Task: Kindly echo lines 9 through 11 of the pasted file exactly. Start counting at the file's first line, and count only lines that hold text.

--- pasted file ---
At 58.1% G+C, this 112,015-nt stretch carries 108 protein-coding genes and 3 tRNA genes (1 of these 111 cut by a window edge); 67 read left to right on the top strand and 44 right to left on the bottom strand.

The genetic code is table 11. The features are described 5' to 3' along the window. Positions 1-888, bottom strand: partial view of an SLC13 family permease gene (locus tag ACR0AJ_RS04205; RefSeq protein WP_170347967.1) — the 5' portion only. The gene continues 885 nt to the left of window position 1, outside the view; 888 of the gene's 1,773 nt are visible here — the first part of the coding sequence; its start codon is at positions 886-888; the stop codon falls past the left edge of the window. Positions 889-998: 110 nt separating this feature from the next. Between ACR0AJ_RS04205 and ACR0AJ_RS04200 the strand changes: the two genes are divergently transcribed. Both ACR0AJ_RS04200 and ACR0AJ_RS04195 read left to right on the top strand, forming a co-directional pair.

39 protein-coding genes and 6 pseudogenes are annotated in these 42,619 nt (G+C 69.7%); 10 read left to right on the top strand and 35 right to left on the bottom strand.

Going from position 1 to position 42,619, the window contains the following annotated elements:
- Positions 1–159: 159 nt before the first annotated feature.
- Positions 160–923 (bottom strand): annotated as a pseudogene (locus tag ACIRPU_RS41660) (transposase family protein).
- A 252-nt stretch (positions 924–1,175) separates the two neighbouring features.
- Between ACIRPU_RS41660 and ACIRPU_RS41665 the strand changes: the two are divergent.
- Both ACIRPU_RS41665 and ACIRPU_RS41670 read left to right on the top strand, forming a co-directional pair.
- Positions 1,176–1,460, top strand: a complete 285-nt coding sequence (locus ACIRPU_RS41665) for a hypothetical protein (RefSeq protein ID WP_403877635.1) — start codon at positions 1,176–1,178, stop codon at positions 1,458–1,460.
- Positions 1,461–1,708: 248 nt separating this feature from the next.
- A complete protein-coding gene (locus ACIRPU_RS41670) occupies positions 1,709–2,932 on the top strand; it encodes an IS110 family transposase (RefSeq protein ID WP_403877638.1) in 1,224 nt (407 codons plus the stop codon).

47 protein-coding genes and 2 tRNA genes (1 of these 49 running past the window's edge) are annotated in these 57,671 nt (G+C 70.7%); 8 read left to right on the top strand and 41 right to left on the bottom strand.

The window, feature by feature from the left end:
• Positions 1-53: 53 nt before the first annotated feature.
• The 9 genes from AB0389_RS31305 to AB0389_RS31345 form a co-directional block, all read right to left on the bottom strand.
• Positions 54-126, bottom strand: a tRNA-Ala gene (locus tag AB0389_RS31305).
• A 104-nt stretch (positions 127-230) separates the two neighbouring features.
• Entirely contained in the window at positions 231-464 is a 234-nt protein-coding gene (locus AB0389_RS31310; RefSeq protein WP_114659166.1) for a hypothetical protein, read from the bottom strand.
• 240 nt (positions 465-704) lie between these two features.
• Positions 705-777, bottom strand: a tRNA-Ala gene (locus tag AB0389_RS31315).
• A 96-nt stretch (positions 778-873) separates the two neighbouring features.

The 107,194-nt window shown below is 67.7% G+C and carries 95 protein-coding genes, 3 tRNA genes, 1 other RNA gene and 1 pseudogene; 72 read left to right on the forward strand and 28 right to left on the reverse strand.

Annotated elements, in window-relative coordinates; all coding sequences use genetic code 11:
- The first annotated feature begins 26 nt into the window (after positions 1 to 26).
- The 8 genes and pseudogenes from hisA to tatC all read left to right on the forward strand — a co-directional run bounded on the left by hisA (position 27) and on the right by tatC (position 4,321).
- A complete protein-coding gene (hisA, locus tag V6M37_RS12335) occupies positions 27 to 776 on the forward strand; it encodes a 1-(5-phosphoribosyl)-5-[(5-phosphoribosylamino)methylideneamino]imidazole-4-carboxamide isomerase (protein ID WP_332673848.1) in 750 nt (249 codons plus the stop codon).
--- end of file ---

- Both ACIRPU_RS41665 and ACIRPU_RS41670 read left to right on the top strand, forming a co-directional pair.
- Positions 1,176–1,460, top strand: a complete 285-nt coding sequence (locus ACIRPU_RS41665) for a hypothetical protein (RefSeq protein ID WP_403877635.1) — start codon at positions 1,176–1,178, stop codon at positions 1,458–1,460.
- Positions 1,461–1,708: 248 nt separating this feature from the next.